Tuesday, January 12, 2010

Frequently Asked Questions

What is Ubuntu?
Ubuntu is an operating system built by a worldwide team of expert developers. It contains all the applications you need: a web browser, office suite, media apps, instant messaging and much more. Ubuntu is an open-source alternative to Windows and Microsoft Office.


Why Ubuntu?
There are many different reasons to install Ubuntu, the three main reasons that made me switch are:
  • Free and open source software allows me to be in control of my system and data.
  • Ubuntu is free, as in cost, and allows me to have a powerful operating system for very little money.
  • Ubuntu runs faster, looks prettier and fits my lifestyle more than any other operating system I've used.

This site and its articles are not intended to convert people to using Ubuntu. Rather, it's designed to help people that have already decided to switch in running Ubuntu on their Dell Mini/Vostro and other similar netbooks.

Why might Ubuntu not be right for me?
Ubuntu has its share of features, as well as faults. Ubuntu is a GNU/Linux system and it is not an Windows clone or replacement. Using Ubuntu will require you to learn a new operating system. It will take time, effort and possibly having to deal with a few failures. If you are unwilling or don't have time to learn a new operating system, Ubuntu may not be right for you.

Microsoft products like Internet Explorer and Office are not designed to work in Ubuntu. Ubuntu offers full featured alternatives, but if you need the functionality of a Windows-specific program, Ubuntu may not be right for you.

Adobe's Flash Player does not work in Ubuntu as well as it does in other operating systems. This is not Ubuntu's fault; Adobe continually releases updates to its Flash Linux Player, but it has its problems. If playing Flash games, watching fullscreen Flash video and other flash intensive web applications are a necessity, Ubuntu may not be right for you.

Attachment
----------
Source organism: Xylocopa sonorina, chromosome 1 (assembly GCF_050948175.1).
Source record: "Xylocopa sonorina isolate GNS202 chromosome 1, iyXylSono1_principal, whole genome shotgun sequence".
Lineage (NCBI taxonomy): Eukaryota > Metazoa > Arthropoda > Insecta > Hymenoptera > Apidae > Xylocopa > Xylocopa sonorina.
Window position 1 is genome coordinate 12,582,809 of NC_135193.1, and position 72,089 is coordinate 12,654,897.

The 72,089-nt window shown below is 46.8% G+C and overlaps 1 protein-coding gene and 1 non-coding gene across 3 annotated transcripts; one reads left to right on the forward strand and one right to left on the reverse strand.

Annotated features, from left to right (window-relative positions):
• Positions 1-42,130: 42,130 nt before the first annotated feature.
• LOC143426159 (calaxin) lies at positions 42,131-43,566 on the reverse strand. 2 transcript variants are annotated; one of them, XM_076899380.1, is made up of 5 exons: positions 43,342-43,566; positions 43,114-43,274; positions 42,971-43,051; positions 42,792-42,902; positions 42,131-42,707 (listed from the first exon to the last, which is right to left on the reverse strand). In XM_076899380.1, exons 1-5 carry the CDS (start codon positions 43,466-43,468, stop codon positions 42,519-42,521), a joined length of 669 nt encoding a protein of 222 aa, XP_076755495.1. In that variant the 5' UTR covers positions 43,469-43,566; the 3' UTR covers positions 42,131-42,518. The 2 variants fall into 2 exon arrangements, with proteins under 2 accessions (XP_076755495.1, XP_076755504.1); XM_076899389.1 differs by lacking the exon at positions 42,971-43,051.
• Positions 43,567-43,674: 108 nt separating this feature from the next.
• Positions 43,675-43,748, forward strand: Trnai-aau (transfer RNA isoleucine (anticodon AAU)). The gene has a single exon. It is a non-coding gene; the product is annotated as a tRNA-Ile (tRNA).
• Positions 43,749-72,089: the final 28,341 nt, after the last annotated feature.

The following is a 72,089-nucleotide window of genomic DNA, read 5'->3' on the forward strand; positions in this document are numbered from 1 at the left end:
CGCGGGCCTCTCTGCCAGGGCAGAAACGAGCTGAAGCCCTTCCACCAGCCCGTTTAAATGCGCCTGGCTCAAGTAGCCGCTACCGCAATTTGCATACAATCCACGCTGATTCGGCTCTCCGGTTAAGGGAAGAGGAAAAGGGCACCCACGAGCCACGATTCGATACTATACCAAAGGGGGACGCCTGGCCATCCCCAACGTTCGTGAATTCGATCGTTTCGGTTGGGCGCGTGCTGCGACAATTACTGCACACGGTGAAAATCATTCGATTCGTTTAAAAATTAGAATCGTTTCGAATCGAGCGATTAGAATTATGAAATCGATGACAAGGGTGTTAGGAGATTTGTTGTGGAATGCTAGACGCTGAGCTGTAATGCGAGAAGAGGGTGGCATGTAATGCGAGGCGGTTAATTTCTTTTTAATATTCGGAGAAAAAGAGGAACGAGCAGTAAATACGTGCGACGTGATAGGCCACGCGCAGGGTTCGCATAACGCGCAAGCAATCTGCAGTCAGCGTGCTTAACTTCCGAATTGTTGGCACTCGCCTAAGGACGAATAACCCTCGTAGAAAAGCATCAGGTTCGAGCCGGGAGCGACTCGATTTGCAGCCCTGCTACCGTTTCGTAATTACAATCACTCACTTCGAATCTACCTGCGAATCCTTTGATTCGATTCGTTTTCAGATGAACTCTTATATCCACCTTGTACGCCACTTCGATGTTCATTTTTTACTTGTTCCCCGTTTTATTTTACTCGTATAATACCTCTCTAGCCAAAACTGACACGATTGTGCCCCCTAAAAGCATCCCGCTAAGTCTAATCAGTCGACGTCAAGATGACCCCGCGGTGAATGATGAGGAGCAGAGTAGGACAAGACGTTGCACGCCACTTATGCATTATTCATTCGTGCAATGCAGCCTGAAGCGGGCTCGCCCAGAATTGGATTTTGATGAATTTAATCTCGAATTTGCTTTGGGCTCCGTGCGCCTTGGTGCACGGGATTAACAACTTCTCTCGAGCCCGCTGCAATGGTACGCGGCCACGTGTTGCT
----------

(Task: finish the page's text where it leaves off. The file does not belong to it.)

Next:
Which version of Ubuntu should I install?
I always recommend installing the current version of Ubuntu. Every April and October, Ubuntu releases an updated version of their operating system and the site switches its focus to that version.


- a video detailing the Ubuntu release schedule

Installing older versions of Ubuntu is not discouraged. If you would like to install an older version of Ubuntu, there are guides that detail installation, setup, workarounds, and release-specific articles for past versions of Ubuntu's operating system.
Ubuntu 8.10 Intrepid Ibex
Ubuntu 9.04 Jaunty Jackalope
Ubuntu 10.4 Karmic Koala


Should I install Ubuntu Netbook Remix or the Standard Ubuntu Desktop?
Ubuntu released a version of its operating system with a special user interface designed for netbooks called Ubuntu Netbook Remix. It is a beautiful and intelligently designed interface that helps compensate for the smaller screen size on a netbook. Its clutter-based launcher makes finding and starting programs intuitive and easy. It draws windows maximized for easy reading/usability and utilizes a specially-designed window switching applet to manage these maximized windows. Personally, I have been a fan of UNR since it was first released.


- a brief overview of Ubuntu Netbook Remix

The standard Ubuntu desktop works perfectly on netbooks. I personally use the standard Ubuntu desktop and enjoying having a more conventional desktop experience on my netbook. The small screen size is not an issue and windows can be manually maximized for easier readability and usability.

Ubuntu Netbook Remix and the standard Ubuntu desktop are 100% compatible with one other. Just because you have chosen to install one does not mean you cannot easily switch install/use the other and you do not have to reinstall Ubuntu to switch.